Telescope under the night sky
Telescope under the night sky

Africa Millimetre Telescope

The first ever picture of a black hole was a ground breaking scientific accomplishment. However, to secure long-term future science observations, a crucial piece is missing: a millimetre-wave radio telescope in Africa. Astronomers from Radboud University have teamed up with the University of Namibia to realize such a telescope: the Africa Millimetre Telescope. 


The Africa Millimetre Telescope (AMT) project is co-led by two teams at the Radboud University Nijmegen and the University of Namibia and aims at realizing a 15-m single-dish radio telescope on the Gamsberg mountain in Namibia. Its main purpose is to provide an essential link to the network of telescopes around the globe known as the Event Horizon Telescope (EHT) which has recently produced the first ever picture of a black hole. With this ground breaking accomplishment, the EHT presented the direct evidence for the existence of black holes, showing that Einstein (and hence the theory of General Relativity) was right. A major scientific breakthrough! 


Africa as a missing link

For the future of black hole research, more telescopes are needed in the Event Horizon Telescope (EHT) network. A telescope in Southern Africa will improve the quality of the image and make the EHT network more stable. The EHT network functions as a virtual telescope the size of the earth and its imaging quality is comparable to photographing an apple on the Moon from Earth. The effectiveness of the EHT network depends on the number of telescopes that are looking at the target at the same time and their location relative to each other. The more connections that are possible between these telescopes, the better the image quality, the longer the separation of these telescopes, the better the resolution.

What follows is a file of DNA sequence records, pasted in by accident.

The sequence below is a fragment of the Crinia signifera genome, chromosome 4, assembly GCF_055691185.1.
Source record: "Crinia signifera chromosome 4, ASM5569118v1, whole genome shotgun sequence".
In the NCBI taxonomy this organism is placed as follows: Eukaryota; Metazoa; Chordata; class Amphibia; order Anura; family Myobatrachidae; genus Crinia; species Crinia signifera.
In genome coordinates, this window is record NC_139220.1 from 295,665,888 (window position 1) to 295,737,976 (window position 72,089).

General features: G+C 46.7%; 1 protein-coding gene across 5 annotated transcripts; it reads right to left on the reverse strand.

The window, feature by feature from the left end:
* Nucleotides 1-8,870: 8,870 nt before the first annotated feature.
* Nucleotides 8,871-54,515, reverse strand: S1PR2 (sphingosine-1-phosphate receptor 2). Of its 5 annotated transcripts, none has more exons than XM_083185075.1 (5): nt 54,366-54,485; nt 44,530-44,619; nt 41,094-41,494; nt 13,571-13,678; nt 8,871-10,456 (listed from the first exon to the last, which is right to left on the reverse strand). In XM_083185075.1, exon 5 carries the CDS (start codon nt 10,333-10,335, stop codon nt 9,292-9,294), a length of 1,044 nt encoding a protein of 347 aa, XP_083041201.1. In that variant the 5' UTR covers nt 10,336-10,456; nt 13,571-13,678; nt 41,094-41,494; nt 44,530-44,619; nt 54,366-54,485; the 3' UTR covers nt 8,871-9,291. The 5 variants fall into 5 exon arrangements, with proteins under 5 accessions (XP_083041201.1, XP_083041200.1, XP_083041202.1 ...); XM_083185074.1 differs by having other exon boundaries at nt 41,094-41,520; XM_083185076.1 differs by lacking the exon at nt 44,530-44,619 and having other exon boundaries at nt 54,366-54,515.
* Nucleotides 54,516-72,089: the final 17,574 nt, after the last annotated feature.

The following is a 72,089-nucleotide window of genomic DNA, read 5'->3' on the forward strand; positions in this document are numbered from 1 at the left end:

The existing telescope that will be refurbished

The telescope

The AMT has been designed as a 15-meter single-dish telescope that will operate at millimetre wavelengths. An existing telescope will be refurbished and moved to Namibia. This decommissioned telescope that is currently at La Silla in Chile, was generously donated by the European Southern Observatory (ESO) and the Onsala Space Observatory (OSO). Refurbishment will be done by IRAM, who have ample experience in designing and building these kind of telescopes. A group of Namibian engineers will be trained at that facility to aid in the reconstruction and maintenance of the AMT.


The intended location of the telescope is on top of a spectacular table mountain, the Gamsberg in Namibia, as observations in the millimetre-wave regime require both a high altitude and extremely dry atmospheric conditions. At a height of 2350 m, 600m above the surrounding, it is Namibia’s 2nd highest peak. The mountain plateau is property of the Max-Planck-Gesellschaft, a major German science organisation.


Visual timeline of AMT

Social impact

In addition of forming an essential link in the EHT Network, the AMT will be the only radio telescope in the mm-wavelength regime in Africa. Hence, the AMT will have a significant global scientific and regional societal impact. By donating 80% of the observing time to Namibia, the project team tries to maximise the science opportunities for Namibia, and science cases are being developed on: 

  • A survey of the sky visible from Gamsberg at 100 and 300 GHz;
  • Continuum emission from the Milky Way at 100 and 300 GHz
  • The inner parts of rotation curves of spiral galaxies to map the dark matter
  • Monitoring of Active Galactic Nuclei
  • Wide-field spectroscopic mapping
  • The Sunyaev-Zel’dovich (SZ) in low-redshift galaxy clusters